Tuesday, May 24, 2011

How Can I Improve My Confidence with Yoga?

By Dr. Paul Jerard, E-RYT 500

Confidence is defined as the state of feeling certain about the truth of something. When a person is self-confident, he or she appears calm and at peace, and trusts his or her own decision-making ability, allowing one to deal with stressful situations and difficult interactions. Confidence is a self-fulfilling prophecy: The more confidence one has, the more confident one feels.

Self-confidence and self-esteem are closely linked; and according to the “Harvard Mental Health Letter,” from Harvard Medical School, there is “convincing evidence that people with high self-esteem are happier, as well as more likely to undertake difficult tasks and persevere in the face of failure.” Dr. Michael Miller, Editor in Chief of the publication, has stated that “…self-esteem will come as a result of accurate self-understanding, appreciation of one’s genuine skills, and the satisfaction of helping others.”

Yoga provides an excellent outlet for gaining self-understanding and life skills. Regular Yoga practice gives students many increased physical capabilities and a calmer mental state. The benefits of Yoga are available to anyone who allows time to enjoy them. For Yoga teachers: Sharing some confidence-building asanas with one’s students will inspire them and help them to feel better immediately.

Here are three Yoga asanas to improve self-confidence:

1) Vrksasana, or Tree pose. Balance poses provide a challenge that can be adjusted to every skill level. Students build skill by bringing the foot higher and higher up the leg, or by closing the eyes, or bringing the arms overhead. The totality of balancing should banish negative thoughts and allow the practitioner to experience clarity of attention.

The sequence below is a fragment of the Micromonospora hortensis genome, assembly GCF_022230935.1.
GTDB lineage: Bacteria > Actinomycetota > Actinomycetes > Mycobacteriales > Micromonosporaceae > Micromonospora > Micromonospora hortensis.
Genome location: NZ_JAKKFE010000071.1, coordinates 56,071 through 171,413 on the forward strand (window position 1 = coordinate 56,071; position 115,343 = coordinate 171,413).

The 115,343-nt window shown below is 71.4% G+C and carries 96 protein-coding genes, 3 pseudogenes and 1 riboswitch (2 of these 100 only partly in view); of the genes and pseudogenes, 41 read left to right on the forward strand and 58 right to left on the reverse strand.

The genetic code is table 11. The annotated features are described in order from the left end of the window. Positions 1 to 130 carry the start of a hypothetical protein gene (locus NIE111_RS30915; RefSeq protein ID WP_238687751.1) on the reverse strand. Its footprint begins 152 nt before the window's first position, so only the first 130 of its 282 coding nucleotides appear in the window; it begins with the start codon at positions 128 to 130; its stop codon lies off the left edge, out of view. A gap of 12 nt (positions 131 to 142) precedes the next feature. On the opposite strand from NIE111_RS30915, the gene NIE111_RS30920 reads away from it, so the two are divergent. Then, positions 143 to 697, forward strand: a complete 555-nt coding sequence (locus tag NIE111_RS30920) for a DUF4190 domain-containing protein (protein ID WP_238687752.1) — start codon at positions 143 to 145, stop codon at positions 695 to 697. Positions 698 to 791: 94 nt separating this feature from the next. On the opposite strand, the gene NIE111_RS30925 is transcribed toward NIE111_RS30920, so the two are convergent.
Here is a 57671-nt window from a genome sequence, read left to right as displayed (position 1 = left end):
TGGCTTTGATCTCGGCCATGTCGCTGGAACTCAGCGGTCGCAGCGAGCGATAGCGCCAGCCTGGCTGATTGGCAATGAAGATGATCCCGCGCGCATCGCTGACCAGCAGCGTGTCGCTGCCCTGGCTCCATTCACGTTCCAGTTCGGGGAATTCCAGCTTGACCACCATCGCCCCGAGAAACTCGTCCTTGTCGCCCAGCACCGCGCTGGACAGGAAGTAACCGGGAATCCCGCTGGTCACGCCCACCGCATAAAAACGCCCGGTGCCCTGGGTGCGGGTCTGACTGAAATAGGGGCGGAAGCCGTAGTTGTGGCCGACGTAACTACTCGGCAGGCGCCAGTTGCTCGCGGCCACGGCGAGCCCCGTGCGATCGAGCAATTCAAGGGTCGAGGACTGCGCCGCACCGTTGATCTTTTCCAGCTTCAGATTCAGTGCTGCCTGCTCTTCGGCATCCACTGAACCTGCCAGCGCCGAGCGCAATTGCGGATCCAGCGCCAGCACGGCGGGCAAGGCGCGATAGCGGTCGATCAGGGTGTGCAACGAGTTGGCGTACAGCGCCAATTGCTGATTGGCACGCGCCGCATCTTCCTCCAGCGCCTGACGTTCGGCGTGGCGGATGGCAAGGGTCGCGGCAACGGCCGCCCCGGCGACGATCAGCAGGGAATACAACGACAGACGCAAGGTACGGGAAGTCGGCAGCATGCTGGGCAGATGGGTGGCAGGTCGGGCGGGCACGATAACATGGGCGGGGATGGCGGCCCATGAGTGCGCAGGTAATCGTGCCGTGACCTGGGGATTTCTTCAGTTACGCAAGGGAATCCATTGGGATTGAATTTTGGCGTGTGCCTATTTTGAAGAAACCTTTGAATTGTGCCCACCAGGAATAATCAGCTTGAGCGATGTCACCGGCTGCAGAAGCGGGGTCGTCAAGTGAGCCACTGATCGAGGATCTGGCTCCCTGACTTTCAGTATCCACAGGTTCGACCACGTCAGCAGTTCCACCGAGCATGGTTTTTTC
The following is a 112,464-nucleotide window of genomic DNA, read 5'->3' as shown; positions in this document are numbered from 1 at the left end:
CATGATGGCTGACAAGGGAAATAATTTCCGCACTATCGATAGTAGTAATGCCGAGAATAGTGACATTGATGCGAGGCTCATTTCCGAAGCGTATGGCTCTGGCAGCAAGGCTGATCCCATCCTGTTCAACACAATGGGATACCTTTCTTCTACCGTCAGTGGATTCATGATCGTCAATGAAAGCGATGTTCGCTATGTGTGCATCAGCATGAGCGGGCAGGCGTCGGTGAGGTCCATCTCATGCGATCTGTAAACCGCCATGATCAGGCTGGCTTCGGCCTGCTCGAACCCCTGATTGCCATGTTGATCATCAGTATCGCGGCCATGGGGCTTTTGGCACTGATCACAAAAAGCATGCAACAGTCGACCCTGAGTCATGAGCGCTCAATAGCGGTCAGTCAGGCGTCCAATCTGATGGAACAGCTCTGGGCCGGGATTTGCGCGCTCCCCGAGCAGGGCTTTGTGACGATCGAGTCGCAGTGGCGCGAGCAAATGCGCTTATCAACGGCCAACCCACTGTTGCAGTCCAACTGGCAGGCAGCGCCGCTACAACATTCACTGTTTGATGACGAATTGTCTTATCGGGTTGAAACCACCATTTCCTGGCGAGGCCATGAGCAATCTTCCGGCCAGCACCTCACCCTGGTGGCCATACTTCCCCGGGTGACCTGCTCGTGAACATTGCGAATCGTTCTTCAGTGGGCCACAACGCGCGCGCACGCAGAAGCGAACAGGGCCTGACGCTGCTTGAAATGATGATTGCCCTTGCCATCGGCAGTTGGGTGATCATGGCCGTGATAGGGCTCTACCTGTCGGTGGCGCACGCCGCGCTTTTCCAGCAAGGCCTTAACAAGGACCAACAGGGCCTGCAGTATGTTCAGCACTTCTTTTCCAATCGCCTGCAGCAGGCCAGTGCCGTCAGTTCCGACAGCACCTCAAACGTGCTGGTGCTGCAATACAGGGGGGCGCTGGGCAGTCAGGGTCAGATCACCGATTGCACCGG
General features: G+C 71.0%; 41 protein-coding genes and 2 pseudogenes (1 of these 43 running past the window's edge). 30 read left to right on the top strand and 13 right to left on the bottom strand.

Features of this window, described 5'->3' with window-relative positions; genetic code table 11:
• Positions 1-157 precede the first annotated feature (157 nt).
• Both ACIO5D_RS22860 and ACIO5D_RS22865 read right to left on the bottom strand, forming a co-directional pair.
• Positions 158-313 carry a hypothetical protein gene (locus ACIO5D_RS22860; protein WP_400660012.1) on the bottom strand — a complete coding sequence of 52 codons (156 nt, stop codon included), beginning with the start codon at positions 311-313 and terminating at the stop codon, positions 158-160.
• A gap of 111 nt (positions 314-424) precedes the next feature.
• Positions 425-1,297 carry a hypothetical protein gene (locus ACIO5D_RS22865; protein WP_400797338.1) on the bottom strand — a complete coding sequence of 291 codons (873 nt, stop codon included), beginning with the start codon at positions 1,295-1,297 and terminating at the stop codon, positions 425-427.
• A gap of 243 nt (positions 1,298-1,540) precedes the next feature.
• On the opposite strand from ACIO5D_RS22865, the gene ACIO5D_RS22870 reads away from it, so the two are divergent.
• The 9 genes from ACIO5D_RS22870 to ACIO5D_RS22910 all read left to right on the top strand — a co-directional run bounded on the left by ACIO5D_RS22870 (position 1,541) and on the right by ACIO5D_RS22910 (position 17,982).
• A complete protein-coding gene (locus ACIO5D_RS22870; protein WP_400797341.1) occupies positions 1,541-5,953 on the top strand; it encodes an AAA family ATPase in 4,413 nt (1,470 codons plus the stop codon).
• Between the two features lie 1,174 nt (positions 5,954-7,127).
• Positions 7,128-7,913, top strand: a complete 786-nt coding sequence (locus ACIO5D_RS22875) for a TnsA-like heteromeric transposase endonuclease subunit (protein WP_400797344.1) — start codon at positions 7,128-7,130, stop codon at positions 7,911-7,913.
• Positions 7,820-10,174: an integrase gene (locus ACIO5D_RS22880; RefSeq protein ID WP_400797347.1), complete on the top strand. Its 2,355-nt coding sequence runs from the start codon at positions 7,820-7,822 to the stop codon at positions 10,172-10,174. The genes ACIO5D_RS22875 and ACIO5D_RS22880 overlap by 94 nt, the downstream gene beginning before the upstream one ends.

2) Ardha Chandrasana, or Half-moon pose. This side stretch and balancing pose literally opens up the body to the room, and gives students practice with feeling self-confident, while holding an open posture. The pose can be done against a wall or with a block if the student feels unstable.

3) Virabhadrasana I, or Warrior 1. Standing poses also inspire self-confidence, and this pose is named after an incarnation of Shiva. Standing tall, and feeling muscles at the ready, should help practitioners feel assured in the physical self.

After practice, reviewing the bodily sensations experienced during the different movements can be productive. For those of us who struggle with self-image, we may feel uncomfortable during poses that draw attention to our midsections or areas we might regard as less attractive.

Unlike many forms of exercise, Yoga is not focused on improving appearance. Practitioners enjoy a healthier body and appearance, of course, but the major benefits of Yoga practice relate to internal, rather than external changes. This can be a new and constructive change for practitioners.

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